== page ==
Yeah … another one of those people who’s more famous for telling other people what to do than for doing it himself. I happened across it in a bookshop and thought I’d read it just to see what all the fuss is about.

It’s pretty much exactly the same as the first book I read, only more concise. Which to me makes it better. I did adopt the board thing, or a half remembered version of it. I think it’s probably the best ‘how to’ book I’ve read (a huge selection, as you can see) for the complete novice since it covers the basics quickly and simply.

It’s alright, passes the time.

5) Writing Drama by Yves Lavandier

I only read this because they sent it to me and asked me to.

It’s got a hell of a lot of detail in it and made my head spin. There’s a lot to absorb from one book, possibly too much. I suspect it’s the kind of book you need to read in sections and then go away and do some writing exercise to cement what you’ve learnt. It would probably be a very good accompaniment to a writing course.

And that’s it.

Those are the only five film books I’ve ever read.

Pathetic, isn’t it?

Categories: Random Witterings, Sad Bastard | 9 Comments

Bits and bobs

Just a few random updates, nothing exciting.

Well, depends on who you are, I suppose. In fact, some of them, if not all are very exciting to me.

I’ll start again.

Hey wow! Guess what’s going on in my life! It’s all groovy and neato.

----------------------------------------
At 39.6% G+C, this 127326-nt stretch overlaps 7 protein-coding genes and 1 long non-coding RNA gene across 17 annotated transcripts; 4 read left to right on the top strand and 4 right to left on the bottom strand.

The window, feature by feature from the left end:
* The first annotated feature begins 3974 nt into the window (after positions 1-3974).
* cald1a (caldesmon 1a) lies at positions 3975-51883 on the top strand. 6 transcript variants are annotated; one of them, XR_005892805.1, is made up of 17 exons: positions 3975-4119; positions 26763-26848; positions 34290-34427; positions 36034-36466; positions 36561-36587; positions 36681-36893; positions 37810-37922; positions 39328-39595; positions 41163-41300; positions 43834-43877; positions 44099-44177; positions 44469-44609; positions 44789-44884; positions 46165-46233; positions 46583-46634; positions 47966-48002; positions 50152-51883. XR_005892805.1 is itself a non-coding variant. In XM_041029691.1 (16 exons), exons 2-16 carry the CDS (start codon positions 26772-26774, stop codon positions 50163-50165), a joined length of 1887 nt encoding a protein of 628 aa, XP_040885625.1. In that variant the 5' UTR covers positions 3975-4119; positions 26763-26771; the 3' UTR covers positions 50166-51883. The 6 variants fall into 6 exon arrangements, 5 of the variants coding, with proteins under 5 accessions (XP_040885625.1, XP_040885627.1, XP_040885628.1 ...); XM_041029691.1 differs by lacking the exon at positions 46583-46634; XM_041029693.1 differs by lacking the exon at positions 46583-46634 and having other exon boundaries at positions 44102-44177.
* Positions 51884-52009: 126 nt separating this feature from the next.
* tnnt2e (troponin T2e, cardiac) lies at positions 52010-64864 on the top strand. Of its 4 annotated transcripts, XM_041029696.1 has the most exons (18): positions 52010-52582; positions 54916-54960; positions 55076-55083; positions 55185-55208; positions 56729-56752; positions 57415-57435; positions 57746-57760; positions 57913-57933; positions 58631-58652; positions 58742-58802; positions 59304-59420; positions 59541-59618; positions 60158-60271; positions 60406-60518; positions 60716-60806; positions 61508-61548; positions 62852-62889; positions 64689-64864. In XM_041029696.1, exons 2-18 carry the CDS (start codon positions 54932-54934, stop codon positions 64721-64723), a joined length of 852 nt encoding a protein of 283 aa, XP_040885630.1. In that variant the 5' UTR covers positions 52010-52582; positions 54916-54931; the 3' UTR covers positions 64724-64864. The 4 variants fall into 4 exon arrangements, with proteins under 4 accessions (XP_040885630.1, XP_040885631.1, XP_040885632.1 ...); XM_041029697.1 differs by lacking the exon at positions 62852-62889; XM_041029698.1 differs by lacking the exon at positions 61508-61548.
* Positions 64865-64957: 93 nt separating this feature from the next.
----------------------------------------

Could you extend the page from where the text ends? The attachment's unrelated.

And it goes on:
I think ‘K‘ might have finished shooting. I’m not sure, but there are some crew photos flying around and I’m fairly certain it was due to finish the weekend just gone.

This isn’t really news, is it? It’s just a bit of pointless conjecture.

And talking of pointless conjecture, I think ‘The Wrong Door’ (the BBC3 sketch show) might have finished shooting too. This is an even more spurious piece of guesswork, since I have absolutely no idea when it was shooting or how long for.

I did have a text from one of the CGI guys telling me he’d seen some of my stuff which I think might have been in the last batch. Obviously they were saving the best for last.

Either that or they were hoping they’d have enough material from everyone else and wouldn’t need to use my pitiful efforts.

Either way, I think it’s done now.


Something I am more sure about – the first draft of the new script went down well. I’ve got a couple of pages of notes to action, but they don’t amount to much more than a few superficial changes – there’s nothing major which needs changing and shouldn’t take long to do.

I think.

Although that may just be my eternally optimistic memory playing me up again.

I should double-check that.

After that’s done, the way is surprisingly clear. There’s nothing immediately pressing which needs doing. There are another couple of films slated to shoot this year; but until people get back to me with notes, there’s nothing I can do. Which means, apart from tweaking the new script as it heads for production, I’ve got some free time.

Free writing!

I can write whatever I want!


The plan is to focus more on TV stuff, since I have a fair few films in pre-production/development (12-ish) and any one of them could explode into something amazing or disappear up their collective arses at any moment.

I think I’ve done as much as I can there for the time being, and although I will work on anything interesting which comes my way, TV would seem to be a better bet for a more financially stable future.